17. EdwardofHuncote

    EdwardofHuncote I Still Dream of Jeannie Supporting Member

    Aug 21, 2013
    Southwest Virginia
    $200, and playable... who gives a rip what anyone thinks about resale? Enjoy that D-E-A-L. :thumbsup:
     
  18. edencab

    edencab

    Aug 14, 2013
    Toronto, On
    you are giving me GAS pains!...whenever I play one at the local big box store, for me, it sounds better than all the Fenders various levels , Squiers, Ibbys, Yammys etc etc
     
    GBassNorth likes this.
  19. This +1

    The neck thru Epi uses the Gibson Tbird pickups and neck profile. A completely different beast from the Epiphone Tbird bolton.
     
    pudgychef and BlueAliceOasis like this.
  20. friendlybass

    friendlybass

    Jul 19, 2012
    Colorado
    I had one of the uber cheap bolt on ones for a little. Got it at a steal of 179 and messed with it a little. The pickups had a fat fat sound which I loved and it was super comfy sitting down but standing up the reach for the neck was a lot for me. I'd love to own a Gibson one cause that sound is just awesome but I ended up giving the bass to a friend who was trying to learn and he loves it more than I ever could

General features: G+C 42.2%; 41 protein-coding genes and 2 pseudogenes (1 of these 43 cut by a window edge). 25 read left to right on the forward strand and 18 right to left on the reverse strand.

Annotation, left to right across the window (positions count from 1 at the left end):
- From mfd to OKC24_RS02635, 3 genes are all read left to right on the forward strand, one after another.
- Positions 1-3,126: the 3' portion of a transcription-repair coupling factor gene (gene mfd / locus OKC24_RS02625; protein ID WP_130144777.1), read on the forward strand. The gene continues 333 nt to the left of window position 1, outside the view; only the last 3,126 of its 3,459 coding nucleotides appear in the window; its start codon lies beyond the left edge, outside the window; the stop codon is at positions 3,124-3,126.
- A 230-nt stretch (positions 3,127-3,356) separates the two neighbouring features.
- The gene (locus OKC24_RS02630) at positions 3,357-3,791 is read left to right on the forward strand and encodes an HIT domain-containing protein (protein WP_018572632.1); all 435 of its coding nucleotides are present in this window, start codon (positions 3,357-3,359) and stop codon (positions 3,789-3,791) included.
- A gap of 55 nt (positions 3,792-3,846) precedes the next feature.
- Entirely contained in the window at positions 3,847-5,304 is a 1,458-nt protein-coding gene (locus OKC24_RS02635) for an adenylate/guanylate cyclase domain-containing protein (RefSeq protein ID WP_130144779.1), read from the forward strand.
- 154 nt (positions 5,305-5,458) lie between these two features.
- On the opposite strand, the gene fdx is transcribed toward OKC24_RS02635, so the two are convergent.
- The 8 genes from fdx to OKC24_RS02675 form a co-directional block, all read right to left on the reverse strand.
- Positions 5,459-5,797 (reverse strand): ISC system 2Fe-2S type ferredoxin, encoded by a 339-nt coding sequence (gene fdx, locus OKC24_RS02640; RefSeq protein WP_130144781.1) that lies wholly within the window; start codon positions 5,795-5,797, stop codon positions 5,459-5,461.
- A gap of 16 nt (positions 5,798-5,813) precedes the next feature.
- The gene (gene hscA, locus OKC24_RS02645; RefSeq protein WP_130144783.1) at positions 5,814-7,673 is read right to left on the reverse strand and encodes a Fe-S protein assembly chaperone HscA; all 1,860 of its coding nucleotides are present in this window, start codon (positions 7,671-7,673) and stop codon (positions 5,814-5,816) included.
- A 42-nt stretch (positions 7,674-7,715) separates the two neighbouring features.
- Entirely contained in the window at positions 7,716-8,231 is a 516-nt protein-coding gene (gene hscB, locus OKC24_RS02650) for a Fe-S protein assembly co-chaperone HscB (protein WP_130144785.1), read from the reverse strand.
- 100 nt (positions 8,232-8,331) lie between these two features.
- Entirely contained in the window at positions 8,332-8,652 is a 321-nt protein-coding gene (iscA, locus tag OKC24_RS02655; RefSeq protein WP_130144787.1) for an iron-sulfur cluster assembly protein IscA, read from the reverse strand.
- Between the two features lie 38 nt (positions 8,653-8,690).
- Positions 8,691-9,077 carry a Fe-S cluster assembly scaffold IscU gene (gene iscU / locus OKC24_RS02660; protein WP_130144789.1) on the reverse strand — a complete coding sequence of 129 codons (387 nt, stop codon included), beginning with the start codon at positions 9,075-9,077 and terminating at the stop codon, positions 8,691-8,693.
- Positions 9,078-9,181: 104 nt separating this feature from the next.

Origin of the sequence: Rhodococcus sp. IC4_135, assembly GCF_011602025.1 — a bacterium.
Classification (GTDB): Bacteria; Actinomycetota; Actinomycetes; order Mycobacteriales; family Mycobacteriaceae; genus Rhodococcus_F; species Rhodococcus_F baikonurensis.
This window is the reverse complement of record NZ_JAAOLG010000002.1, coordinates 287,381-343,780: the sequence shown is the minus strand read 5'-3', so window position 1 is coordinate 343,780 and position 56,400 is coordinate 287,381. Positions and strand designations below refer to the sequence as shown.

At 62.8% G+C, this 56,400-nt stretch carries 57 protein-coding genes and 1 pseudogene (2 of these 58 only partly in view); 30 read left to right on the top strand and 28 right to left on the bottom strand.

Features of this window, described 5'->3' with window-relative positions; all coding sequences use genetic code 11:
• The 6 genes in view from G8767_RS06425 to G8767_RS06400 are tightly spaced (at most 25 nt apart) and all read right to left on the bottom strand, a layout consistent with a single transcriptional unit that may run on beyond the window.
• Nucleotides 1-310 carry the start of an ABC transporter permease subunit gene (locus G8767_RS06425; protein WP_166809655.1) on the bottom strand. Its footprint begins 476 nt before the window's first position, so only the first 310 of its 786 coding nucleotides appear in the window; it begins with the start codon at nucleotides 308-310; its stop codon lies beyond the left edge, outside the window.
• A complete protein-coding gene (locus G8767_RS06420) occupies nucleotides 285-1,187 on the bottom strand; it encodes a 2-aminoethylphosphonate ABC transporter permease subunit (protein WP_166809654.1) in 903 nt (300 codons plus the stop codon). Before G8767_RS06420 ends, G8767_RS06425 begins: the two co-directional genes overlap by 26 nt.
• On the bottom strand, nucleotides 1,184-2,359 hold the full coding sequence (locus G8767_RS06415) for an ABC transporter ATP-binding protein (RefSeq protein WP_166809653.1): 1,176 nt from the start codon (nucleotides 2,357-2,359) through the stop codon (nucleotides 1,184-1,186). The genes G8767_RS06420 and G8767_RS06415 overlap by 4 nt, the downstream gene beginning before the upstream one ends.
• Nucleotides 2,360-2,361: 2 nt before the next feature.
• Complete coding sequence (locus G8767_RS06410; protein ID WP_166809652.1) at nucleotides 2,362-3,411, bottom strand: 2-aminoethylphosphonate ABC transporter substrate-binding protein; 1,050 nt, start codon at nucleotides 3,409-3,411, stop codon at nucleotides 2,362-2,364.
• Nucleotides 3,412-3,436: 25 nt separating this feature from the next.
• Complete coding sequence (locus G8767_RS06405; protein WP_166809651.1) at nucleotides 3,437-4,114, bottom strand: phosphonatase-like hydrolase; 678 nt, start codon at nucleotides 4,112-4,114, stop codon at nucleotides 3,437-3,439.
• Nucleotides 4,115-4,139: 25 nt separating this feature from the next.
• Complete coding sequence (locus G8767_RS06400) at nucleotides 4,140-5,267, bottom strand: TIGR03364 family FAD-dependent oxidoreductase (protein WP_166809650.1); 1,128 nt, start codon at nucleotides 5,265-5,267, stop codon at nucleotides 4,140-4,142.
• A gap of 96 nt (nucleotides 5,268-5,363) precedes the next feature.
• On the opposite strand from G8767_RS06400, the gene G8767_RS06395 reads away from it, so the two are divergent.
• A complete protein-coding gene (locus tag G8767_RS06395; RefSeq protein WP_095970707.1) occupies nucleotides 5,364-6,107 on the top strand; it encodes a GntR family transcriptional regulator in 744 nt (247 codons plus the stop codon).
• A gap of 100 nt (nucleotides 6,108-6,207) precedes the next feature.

MCF, RedVee and hillerup like this.
  21. Primary

    Primary TB Assistant

    Here are some related products that TB members are talking about. Clicking on a product will take you to TB’s partner, Primary, where you can find links to TB discussions about these products.